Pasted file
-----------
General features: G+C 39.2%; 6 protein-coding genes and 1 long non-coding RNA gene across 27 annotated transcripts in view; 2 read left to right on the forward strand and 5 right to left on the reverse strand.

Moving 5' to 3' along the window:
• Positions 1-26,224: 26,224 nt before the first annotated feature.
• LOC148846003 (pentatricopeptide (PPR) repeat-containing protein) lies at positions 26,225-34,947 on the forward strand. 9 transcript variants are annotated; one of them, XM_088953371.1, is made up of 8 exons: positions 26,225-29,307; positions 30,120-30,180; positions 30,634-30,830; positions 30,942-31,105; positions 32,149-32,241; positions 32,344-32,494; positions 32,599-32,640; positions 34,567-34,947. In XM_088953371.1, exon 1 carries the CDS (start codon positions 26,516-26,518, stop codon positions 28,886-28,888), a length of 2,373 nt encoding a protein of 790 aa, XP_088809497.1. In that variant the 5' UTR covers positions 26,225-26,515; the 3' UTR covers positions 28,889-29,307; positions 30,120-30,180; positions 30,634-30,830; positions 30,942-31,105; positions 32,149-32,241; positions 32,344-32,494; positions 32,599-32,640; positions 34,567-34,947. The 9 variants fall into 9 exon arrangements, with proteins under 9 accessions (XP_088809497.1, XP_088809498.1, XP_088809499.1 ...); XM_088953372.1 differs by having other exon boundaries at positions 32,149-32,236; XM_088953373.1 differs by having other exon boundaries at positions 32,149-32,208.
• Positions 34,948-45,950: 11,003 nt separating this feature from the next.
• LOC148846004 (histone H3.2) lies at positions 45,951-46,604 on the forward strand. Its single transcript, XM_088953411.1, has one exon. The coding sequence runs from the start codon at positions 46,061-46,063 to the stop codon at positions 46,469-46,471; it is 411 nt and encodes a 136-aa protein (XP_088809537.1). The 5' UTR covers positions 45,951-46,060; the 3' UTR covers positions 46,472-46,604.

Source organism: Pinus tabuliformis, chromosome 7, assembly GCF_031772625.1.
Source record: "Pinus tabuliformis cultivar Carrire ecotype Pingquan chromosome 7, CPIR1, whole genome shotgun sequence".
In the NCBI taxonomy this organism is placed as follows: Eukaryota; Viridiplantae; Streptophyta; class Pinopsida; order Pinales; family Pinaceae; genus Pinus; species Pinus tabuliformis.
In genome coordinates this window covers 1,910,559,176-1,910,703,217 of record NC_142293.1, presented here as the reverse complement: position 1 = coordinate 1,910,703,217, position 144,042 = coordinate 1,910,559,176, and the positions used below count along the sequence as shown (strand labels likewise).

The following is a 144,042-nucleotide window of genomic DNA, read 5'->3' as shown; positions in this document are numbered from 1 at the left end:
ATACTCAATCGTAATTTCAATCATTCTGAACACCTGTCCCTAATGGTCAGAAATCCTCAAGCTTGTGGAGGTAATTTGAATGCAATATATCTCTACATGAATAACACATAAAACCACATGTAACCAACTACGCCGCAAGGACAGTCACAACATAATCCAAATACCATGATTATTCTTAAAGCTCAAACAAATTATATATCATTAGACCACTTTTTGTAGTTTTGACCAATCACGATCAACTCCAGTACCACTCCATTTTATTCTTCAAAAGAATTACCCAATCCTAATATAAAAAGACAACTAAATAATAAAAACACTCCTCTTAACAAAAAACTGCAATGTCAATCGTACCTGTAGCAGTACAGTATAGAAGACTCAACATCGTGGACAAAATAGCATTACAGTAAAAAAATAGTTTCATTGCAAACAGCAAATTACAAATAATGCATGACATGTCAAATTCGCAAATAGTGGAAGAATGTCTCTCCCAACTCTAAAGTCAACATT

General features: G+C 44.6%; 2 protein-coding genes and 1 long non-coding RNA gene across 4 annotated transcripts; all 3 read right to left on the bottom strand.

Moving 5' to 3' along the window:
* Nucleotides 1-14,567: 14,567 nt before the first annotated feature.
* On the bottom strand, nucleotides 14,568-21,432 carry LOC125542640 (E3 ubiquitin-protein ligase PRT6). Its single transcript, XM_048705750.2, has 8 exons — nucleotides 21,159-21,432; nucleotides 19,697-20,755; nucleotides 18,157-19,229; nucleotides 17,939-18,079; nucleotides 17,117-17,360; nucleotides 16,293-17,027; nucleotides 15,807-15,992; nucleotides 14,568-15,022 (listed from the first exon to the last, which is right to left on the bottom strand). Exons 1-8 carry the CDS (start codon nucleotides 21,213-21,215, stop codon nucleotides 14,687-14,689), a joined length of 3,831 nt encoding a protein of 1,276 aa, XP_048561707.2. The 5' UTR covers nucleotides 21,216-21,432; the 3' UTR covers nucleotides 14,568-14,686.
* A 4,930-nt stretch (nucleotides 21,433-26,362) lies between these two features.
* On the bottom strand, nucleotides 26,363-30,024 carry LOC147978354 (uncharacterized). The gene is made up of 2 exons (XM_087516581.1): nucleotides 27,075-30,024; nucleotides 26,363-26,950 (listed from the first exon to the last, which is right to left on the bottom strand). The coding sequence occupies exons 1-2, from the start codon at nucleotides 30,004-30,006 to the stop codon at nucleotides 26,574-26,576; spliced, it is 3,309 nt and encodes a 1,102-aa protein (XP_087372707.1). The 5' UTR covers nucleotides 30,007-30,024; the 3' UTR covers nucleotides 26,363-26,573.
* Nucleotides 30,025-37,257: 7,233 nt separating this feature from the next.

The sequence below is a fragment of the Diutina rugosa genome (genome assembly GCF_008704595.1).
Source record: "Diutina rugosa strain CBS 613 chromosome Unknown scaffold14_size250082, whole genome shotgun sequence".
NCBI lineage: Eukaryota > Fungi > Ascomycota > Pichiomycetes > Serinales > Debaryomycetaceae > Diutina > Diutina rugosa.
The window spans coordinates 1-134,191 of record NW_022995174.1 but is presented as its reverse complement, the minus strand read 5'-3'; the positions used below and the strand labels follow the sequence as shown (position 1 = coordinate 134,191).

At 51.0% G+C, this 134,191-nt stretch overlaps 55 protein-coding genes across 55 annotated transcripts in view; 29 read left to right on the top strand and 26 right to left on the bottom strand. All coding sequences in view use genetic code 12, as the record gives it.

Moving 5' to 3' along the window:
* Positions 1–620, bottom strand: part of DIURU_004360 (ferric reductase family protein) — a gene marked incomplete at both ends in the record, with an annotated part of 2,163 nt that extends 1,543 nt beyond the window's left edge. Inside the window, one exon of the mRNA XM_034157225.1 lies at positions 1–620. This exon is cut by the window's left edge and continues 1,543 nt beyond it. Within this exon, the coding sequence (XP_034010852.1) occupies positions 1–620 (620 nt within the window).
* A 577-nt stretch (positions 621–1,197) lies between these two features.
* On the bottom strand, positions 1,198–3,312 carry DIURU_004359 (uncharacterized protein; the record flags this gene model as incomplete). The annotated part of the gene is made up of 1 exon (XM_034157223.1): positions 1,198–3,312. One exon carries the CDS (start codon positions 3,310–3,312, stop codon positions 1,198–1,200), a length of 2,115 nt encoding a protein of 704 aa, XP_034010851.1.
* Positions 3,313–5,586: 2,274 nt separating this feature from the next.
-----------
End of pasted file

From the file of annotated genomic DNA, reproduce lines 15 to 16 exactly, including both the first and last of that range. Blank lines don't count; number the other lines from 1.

* Nucleotides 1-14,567: 14,567 nt before the first annotated feature.
* On the bottom strand, nucleotides 14,568-21,432 carry LOC125542640 (E3 ubiquitin-protein ligase PRT6). Its single transcript, XM_048705750.2, has 8 exons — nucleotides 21,159-21,432; nucleotides 19,697-20,755; nucleotides 18,157-19,229; nucleotides 17,939-18,079; nucleotides 17,117-17,360; nucleotides 16,293-17,027; nucleotides 15,807-15,992; nucleotides 14,568-15,022 (listed from the first exon to the last, which is right to left on the bottom strand). Exons 1-8 carry the CDS (start codon nucleotides 21,213-21,215, stop codon nucleotides 14,687-14,689), a joined length of 3,831 nt encoding a protein of 1,276 aa, XP_048561707.2. The 5' UTR covers nucleotides 21,216-21,432; the 3' UTR covers nucleotides 14,568-14,686.